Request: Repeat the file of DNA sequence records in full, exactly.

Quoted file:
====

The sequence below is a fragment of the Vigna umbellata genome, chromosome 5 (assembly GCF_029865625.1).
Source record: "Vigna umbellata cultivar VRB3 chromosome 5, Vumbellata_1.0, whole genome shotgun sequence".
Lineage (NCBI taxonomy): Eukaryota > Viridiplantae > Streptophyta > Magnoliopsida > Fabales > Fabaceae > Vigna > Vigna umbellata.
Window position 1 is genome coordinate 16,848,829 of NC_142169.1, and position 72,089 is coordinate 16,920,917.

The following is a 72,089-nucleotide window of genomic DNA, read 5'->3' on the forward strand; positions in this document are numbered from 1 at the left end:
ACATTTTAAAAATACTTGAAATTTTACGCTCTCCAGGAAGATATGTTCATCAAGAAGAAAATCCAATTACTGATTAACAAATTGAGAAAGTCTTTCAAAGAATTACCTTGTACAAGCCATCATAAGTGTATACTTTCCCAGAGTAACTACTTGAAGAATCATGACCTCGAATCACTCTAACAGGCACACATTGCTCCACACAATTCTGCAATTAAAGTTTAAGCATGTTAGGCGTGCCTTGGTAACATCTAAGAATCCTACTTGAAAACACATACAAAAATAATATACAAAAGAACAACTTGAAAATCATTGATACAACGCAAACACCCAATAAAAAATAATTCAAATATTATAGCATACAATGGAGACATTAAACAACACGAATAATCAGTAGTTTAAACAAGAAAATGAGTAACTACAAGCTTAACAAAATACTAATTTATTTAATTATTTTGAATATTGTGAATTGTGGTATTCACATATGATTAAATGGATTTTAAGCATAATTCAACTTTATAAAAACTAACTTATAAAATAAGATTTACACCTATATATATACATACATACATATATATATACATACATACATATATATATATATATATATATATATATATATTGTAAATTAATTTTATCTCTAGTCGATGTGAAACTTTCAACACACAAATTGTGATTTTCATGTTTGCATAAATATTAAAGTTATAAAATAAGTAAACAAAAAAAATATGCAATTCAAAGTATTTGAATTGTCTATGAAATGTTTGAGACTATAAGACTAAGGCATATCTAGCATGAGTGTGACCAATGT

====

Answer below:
The sequence below is a fragment of the Vigna umbellata genome, chromosome 5 (assembly GCF_029865625.1).
Source record: "Vigna umbellata cultivar VRB3 chromosome 5, Vumbellata_1.0, whole genome shotgun sequence".
Lineage (NCBI taxonomy): Eukaryota > Viridiplantae > Streptophyta > Magnoliopsida > Fabales > Fabaceae > Vigna > Vigna umbellata.
Window position 1 is genome coordinate 16,848,829 of NC_142169.1, and position 72,089 is coordinate 16,920,917.

The following is a 72,089-nucleotide window of genomic DNA, read 5'->3' on the forward strand; positions in this document are numbered from 1 at the left end:
ACATTTTAAAAATACTTGAAATTTTACGCTCTCCAGGAAGATATGTTCATCAAGAAGAAAATCCAATTACTGATTAACAAATTGAGAAAGTCTTTCAAAGAATTACCTTGTACAAGCCATCATAAGTGTATACTTTCCCAGAGTAACTACTTGAAGAATCATGACCTCGAATCACTCTAACAGGCACACATTGCTCCACACAATTCTGCAATTAAAGTTTAAGCATGTTAGGCGTGCCTTGGTAACATCTAAGAATCCTACTTGAAAACACATACAAAAATAATATACAAAAGAACAACTTGAAAATCATTGATACAACGCAAACACCCAATAAAAAATAATTCAAATATTATAGCATACAATGGAGACATTAAACAACACGAATAATCAGTAGTTTAAACAAGAAAATGAGTAACTACAAGCTTAACAAAATACTAATTTATTTAATTATTTTGAATATTGTGAATTGTGGTATTCACATATGATTAAATGGATTTTAAGCATAATTCAACTTTATAAAAACTAACTTATAAAATAAGATTTACACCTATATATATACATACATACATATATATATACATACATACATATATATATATATATATATATATATATATATTGTAAATTAATTTTATCTCTAGTCGATGTGAAACTTTCAACACACAAATTGTGATTTTCATGTTTGCATAAATATTAAAGTTATAAAATAAGTAAACAAAAAAAATATGCAATTCAAAGTATTTGAATTGTCTATGAAATGTTTGAGACTATAAGACTAAGGCATATCTAGCATGAGTGTGACCAATGT